The critical test, known as wet wear training, simulates each stage of a launch without the missile leaving the launch pad. This process includes loading fuel, running a full countdown simulating the launch, resetting the countdown clock, and draining the missile tanks.
After three test attempts in April, the missile group was returned to the Vehicle Assembly Building on April 26 to resolve issues that arose during the test attempts.
So far, the team is working to replace a faulty check valve in the rocket’s upper stage that caused the helium leak and fix the source of the hydrogen leak in the tail. Meanwhile, Air Liquide, which supplies the launch pad with nitrogen gas, is improving its pipeline configuration to support the tests and launch of Artemis I.
While inspecting the check valve, the team found a small piece of rubber that was preventing it from closing properly, said Jim Frey, associate administrator for the Exploration Systems Development Mission Directorate. from NASA, during a press conference on Thursday.
Frey said no issues were found with the valve and engineers were investigating where the rubber came from as it was not originally part of the valve. The team also narrowed down the possible causes of the hydrogen leak.
Once the rocket stack returns to the launch pad in late May, Frye said, it will take 12 to 14 days before the rocket passes another test, which could be as early as mid-June.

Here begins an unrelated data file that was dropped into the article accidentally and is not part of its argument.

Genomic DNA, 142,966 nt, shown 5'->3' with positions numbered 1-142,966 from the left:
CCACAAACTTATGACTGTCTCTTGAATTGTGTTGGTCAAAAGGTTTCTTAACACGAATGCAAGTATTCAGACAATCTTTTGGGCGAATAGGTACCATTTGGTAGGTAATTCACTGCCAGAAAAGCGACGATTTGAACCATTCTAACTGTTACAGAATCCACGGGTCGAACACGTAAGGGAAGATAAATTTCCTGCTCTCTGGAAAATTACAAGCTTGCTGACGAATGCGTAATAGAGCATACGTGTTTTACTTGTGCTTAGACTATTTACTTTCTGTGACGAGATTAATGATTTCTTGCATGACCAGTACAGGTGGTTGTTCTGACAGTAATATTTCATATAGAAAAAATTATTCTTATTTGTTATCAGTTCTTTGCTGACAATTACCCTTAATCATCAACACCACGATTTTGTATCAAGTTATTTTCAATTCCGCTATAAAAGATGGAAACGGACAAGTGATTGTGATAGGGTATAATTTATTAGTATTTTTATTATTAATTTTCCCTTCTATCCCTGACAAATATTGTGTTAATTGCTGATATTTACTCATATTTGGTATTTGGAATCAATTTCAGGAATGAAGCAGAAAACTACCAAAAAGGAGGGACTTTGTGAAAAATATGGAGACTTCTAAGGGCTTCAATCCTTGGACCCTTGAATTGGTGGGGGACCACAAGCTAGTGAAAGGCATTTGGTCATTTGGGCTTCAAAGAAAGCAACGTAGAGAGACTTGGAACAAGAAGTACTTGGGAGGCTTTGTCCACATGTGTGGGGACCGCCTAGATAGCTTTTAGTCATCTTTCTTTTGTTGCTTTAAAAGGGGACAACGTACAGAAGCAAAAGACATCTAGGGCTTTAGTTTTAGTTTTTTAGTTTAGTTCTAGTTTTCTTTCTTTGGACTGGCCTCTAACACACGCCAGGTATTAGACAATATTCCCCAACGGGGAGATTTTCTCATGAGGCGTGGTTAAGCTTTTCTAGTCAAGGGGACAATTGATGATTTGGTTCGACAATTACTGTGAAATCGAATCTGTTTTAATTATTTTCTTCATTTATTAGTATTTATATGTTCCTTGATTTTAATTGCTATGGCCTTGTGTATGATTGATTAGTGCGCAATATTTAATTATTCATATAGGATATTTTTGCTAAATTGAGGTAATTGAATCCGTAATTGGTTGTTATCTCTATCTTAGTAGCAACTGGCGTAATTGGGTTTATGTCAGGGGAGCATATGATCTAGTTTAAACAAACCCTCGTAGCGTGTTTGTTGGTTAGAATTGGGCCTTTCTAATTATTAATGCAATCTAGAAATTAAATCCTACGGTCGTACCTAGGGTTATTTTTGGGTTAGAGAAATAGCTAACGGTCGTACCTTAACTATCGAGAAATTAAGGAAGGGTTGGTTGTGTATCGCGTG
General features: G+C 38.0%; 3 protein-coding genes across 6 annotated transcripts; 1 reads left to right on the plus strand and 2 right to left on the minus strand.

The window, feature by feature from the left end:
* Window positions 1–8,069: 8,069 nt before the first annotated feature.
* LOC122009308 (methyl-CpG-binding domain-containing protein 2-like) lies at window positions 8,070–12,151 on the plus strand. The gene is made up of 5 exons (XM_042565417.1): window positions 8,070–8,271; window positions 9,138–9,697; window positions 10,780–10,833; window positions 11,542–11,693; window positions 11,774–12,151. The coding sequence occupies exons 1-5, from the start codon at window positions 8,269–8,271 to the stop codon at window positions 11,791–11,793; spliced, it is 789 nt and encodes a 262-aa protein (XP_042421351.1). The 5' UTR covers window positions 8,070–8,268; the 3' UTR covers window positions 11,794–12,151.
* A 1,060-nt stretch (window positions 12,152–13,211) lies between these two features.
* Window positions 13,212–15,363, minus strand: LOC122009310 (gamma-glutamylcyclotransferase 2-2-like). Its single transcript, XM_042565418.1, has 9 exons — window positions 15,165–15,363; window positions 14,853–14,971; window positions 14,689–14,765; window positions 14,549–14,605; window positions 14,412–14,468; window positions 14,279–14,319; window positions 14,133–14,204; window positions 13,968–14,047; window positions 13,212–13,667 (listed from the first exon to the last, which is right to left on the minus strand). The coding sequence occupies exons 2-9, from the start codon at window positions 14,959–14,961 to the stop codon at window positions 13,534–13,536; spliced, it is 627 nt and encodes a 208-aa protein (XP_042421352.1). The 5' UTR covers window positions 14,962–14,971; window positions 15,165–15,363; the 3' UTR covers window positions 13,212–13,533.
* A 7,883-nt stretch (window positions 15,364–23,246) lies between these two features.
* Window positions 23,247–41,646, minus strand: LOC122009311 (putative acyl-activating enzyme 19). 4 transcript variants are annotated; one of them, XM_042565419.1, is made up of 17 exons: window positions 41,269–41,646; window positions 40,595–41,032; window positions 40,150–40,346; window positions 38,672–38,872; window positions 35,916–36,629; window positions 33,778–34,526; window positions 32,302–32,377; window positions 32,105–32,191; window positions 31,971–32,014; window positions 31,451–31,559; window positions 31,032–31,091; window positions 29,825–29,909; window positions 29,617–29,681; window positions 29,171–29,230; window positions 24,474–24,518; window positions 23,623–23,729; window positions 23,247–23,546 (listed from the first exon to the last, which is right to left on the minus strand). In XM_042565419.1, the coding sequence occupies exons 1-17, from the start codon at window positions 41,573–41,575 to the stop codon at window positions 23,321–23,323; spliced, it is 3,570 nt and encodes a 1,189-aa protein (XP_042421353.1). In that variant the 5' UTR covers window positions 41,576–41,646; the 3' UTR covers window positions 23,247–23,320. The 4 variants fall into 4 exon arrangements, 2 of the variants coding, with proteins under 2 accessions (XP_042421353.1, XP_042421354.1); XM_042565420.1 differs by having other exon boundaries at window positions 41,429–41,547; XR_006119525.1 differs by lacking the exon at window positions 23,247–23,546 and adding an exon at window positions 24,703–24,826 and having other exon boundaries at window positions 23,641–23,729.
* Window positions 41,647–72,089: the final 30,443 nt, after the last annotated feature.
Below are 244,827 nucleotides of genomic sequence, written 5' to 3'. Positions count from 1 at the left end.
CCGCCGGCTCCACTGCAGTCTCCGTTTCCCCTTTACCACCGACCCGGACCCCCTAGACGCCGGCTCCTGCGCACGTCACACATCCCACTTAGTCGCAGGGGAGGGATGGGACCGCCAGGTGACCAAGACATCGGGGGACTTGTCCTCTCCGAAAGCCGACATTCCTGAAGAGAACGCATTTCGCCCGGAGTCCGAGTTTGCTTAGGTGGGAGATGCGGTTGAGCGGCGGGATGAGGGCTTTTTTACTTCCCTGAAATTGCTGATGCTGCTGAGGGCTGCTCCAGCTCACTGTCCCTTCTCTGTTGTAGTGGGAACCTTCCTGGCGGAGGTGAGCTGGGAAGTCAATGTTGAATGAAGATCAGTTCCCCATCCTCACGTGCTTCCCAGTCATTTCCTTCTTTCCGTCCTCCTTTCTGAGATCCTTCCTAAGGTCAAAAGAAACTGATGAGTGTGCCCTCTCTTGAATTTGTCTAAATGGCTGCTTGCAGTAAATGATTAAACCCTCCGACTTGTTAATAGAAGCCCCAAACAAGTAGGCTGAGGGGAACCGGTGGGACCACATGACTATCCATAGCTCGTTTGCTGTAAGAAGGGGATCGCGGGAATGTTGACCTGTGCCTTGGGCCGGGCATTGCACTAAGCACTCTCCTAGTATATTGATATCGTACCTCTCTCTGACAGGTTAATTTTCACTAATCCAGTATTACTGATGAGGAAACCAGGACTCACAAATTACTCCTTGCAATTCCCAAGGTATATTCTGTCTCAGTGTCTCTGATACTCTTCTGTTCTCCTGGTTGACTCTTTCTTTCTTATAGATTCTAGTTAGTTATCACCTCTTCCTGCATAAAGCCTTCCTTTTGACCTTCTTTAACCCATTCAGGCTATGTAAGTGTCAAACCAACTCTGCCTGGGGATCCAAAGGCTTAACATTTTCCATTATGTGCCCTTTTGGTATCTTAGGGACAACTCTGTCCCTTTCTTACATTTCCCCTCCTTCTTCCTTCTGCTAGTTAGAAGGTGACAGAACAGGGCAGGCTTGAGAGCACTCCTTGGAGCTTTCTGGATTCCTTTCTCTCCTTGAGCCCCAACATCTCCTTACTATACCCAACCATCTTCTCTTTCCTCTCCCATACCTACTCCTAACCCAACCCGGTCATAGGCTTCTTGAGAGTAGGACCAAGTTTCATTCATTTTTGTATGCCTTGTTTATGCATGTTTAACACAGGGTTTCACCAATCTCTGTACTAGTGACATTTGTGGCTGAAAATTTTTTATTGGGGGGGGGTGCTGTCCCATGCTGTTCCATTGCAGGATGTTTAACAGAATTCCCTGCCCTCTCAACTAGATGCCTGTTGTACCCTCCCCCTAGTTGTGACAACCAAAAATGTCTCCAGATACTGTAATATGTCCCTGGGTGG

“We’ve done a lot of work to get the rocket ready to return to the launch pad,” said Cliff Lanham, senior director of vehicle operations for NASA’s Earth Exploration Systems Program at Kennedy Space. Center. “Stopping at the VAB is a stopping point To come back, do what we have to do and come back to the council as soon as possible. So we are working hard to achieve this goal. »
The Artemis team is now looking at launch windows to send Artemis I on its journey to the moon in late summer: between July 26-August 9, August 23-August 29, and August 2-6 september.
“We also want to be realistic and honest with you because it may take more than one try to get the actions needed to get a smoother launch count that gives us the best chance of creating our own launch windows,” said Free.
After the Artemis rocket stack completes its rehearsal, it will return to the building to await launch day.
There’s a long history behind the arduous process of testing new systems before a rocket is launched, and what the Artemis team faces is similar to what the Apollo and Shuttle Castle teams faced, including including multiple test attempts and delays before launch.
The results of the wet-clothes training will determine when Artemis I embarks on a mission beyond the Moon and back to Earth. This mission will launch NASA’s Artemis program, which is expected to return humans to the Moon and land the first woman and first person of color on the Moon by 2025.
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